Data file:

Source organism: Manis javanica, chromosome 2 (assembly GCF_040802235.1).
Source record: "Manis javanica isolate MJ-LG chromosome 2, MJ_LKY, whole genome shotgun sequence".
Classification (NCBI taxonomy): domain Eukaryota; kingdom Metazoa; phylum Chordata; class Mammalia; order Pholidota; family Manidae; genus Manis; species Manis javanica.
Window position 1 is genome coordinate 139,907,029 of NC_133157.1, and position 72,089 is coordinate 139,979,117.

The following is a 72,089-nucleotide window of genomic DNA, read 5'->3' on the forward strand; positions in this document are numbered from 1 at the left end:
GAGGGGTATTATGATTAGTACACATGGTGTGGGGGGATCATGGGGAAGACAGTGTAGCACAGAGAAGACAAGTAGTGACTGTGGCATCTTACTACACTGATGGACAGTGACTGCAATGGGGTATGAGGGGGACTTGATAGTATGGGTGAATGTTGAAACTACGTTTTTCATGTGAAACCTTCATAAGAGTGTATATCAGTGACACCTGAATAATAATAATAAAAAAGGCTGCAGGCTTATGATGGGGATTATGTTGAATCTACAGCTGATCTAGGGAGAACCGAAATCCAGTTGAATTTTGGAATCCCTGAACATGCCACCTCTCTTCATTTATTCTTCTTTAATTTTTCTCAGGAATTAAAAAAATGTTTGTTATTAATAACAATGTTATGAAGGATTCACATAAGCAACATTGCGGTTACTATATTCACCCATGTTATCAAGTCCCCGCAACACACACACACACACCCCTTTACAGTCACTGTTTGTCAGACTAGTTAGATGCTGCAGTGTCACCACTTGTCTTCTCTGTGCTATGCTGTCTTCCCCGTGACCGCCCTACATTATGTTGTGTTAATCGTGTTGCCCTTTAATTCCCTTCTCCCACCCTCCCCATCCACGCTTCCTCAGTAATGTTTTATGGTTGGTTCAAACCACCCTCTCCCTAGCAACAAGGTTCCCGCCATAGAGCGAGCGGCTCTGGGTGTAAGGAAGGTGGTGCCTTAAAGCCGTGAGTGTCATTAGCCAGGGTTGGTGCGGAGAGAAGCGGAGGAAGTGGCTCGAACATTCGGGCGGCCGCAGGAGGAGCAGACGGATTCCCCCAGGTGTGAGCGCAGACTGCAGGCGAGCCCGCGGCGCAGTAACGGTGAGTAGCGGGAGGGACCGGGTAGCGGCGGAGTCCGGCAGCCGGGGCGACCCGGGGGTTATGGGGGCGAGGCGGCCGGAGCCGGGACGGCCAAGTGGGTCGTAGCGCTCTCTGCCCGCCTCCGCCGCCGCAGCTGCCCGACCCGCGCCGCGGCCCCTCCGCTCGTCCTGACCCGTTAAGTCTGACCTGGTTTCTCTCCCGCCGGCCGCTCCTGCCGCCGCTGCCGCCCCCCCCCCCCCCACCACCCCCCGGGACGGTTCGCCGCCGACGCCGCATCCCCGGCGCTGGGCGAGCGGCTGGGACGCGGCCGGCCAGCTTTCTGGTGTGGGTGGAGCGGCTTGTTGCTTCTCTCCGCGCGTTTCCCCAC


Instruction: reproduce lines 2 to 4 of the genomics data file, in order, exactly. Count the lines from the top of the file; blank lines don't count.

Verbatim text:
Source record: "Manis javanica isolate MJ-LG chromosome 2, MJ_LKY, whole genome shotgun sequence".
Classification (NCBI taxonomy): domain Eukaryota; kingdom Metazoa; phylum Chordata; class Mammalia; order Pholidota; family Manidae; genus Manis; species Manis javanica.
Window position 1 is genome coordinate 139,907,029 of NC_133157.1, and position 72,089 is coordinate 139,979,117.